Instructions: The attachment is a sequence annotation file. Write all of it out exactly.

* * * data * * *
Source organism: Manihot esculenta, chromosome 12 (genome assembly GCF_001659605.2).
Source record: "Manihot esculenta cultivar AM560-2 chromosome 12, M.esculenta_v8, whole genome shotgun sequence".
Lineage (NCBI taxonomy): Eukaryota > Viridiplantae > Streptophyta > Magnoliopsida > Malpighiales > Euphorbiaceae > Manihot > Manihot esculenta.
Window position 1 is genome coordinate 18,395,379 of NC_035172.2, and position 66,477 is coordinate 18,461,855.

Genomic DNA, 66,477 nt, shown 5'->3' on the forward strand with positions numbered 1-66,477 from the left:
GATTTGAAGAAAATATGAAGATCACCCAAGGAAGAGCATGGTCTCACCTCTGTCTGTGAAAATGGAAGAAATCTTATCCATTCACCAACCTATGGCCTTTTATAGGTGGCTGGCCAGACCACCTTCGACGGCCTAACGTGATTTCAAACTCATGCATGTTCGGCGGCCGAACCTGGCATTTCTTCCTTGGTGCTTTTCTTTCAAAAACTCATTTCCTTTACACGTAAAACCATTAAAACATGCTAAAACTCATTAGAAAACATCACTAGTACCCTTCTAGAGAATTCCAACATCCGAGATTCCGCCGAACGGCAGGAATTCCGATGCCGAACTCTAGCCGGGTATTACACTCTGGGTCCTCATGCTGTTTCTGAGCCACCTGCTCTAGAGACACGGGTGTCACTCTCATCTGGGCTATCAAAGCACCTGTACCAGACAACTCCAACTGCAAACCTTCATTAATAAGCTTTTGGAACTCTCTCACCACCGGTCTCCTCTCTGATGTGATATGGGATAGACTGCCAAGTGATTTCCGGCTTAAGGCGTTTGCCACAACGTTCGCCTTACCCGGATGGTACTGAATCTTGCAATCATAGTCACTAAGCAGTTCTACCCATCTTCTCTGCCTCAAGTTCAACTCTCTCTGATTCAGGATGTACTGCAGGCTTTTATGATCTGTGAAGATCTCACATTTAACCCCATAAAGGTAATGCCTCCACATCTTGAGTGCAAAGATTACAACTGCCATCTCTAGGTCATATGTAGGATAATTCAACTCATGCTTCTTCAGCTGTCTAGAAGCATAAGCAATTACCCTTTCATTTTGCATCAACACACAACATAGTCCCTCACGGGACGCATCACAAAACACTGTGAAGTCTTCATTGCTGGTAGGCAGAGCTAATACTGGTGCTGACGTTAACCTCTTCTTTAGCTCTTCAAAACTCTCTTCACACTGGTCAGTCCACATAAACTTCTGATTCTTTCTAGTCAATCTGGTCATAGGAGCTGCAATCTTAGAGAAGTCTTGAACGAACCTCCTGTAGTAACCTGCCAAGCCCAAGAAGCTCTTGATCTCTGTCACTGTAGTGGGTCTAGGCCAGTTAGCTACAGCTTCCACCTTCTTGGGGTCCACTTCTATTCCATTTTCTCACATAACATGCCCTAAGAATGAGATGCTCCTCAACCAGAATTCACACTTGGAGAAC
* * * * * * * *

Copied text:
Source organism: Manihot esculenta, chromosome 12 (genome assembly GCF_001659605.2).
Source record: "Manihot esculenta cultivar AM560-2 chromosome 12, M.esculenta_v8, whole genome shotgun sequence".
Lineage (NCBI taxonomy): Eukaryota > Viridiplantae > Streptophyta > Magnoliopsida > Malpighiales > Euphorbiaceae > Manihot > Manihot esculenta.
Window position 1 is genome coordinate 18,395,379 of NC_035172.2, and position 66,477 is coordinate 18,461,855.

Genomic DNA, 66,477 nt, shown 5'->3' on the forward strand with positions numbered 1-66,477 from the left:
GATTTGAAGAAAATATGAAGATCACCCAAGGAAGAGCATGGTCTCACCTCTGTCTGTGAAAATGGAAGAAATCTTATCCATTCACCAACCTATGGCCTTTTATAGGTGGCTGGCCAGACCACCTTCGACGGCCTAACGTGATTTCAAACTCATGCATGTTCGGCGGCCGAACCTGGCATTTCTTCCTTGGTGCTTTTCTTTCAAAAACTCATTTCCTTTACACGTAAAACCATTAAAACATGCTAAAACTCATTAGAAAACATCACTAGTACCCTTCTAGAGAATTCCAACATCCGAGATTCCGCCGAACGGCAGGAATTCCGATGCCGAACTCTAGCCGGGTATTACACTCTGGGTCCTCATGCTGTTTCTGAGCCACCTGCTCTAGAGACACGGGTGTCACTCTCATCTGGGCTATCAAAGCACCTGTACCAGACAACTCCAACTGCAAACCTTCATTAATAAGCTTTTGGAACTCTCTCACCACCGGTCTCCTCTCTGATGTGATATGGGATAGACTGCCAAGTGATTTCCGGCTTAAGGCGTTTGCCACAACGTTCGCCTTACCCGGATGGTACTGAATCTTGCAATCATAGTCACTAAGCAGTTCTACCCATCTTCTCTGCCTCAAGTTCAACTCTCTCTGATTCAGGATGTACTGCAGGCTTTTATGATCTGTGAAGATCTCACATTTAACCCCATAAAGGTAATGCCTCCACATCTTGAGTGCAAAGATTACAACTGCCATCTCTAGGTCATATGTAGGATAATTCAACTCATGCTTCTTCAGCTGTCTAGAAGCATAAGCAATTACCCTTTCATTTTGCATCAACACACAACATAGTCCCTCACGGGACGCATCACAAAACACTGTGAAGTCTTCATTGCTGGTAGGCAGAGCTAATACTGGTGCTGACGTTAACCTCTTCTTTAGCTCTTCAAAACTCTCTTCACACTGGTCAGTCCACATAAACTTCTGATTCTTTCTAGTCAATCTGGTCATAGGAGCTGCAATCTTAGAGAAGTCTTGAACGAACCTCCTGTAGTAACCTGCCAAGCCCAAGAAGCTCTTGATCTCTGTCACTGTAGTGGGTCTAGGCCAGTTAGCTACAGCTTCCACCTTCTTGGGGTCCACTTCTATTCCATTTTCTCACATAACATGCCCTAAGAATGAGATGCTCCTCAACCAGAATTCACACTTGGAGAAC